The Arab League has received immense criticism for its monitoring mission in Syria. Rights groups first questioned the organization’s decision to appoint a war crime-linked Sudanese general to lead the mission, while activists on the ground say the Assad regime is deceiving the monitors. The Arab League Secretary-General said this week that the monitors have failed to halt the violence in Syria and today, Qatar’s prime minister said the group has made a series of mistakes in its mission:
“This is the first experience for us. I said we have to evaluate what sorts of mistakes” have been made, Sheikh Hamad bin Jassem al-Thani, who heads the bloc’s task force on Syria, was quoted as saying by the Kuwaiti news agency KUNA.
“There is no doubt for me. I can see there are mistakes, but we went there not to stop the killing but to monitor,” the Qatari prime minister added.
CNN reports that Syrians plead their cases to the monitors, most of whom simply drove through the most violent areas “like tourists,” but the Arab League representatives tell them to file a complaint. “They say come see us in our office. File a report,” activist Abdel Rahman told CNN. “I responded, do you want us all slaughtered?” Watch the CNN report:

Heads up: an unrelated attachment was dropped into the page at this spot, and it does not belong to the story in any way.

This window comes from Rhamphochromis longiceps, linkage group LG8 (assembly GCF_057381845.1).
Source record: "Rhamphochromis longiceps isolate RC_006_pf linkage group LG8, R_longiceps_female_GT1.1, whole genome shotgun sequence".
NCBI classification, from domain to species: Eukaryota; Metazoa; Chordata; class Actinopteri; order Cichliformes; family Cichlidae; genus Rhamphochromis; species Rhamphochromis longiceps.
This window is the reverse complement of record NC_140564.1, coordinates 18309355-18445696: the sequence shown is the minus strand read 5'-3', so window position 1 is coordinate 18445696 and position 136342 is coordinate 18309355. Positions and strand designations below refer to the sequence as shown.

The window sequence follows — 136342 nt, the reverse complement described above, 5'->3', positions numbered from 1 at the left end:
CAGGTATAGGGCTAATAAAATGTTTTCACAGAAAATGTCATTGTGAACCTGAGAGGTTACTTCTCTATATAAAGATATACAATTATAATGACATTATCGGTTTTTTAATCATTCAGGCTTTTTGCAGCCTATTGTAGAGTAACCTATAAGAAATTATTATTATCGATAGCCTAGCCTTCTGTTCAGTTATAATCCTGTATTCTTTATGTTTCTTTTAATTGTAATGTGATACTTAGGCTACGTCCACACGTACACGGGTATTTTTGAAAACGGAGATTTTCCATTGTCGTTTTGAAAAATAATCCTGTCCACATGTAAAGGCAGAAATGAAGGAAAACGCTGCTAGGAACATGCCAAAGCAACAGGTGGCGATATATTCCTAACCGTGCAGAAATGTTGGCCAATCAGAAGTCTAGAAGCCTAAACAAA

Unknown iFrame situation
Meanwhile, Reuters reports today that Syrian opposition activists said that despite Arab League claims, government forces have not pulled back from the streets in towns where the violence has been the worst. “We are not seeing the release of detainees or the true removal of a military presence from the streets,” said Rami Abdelrahman, head of the British-based Syrian Observatory for Human Rights. “Army tanks have been replaced with police armored personnel carriers that still have the capability to shoot heavy weaponry.”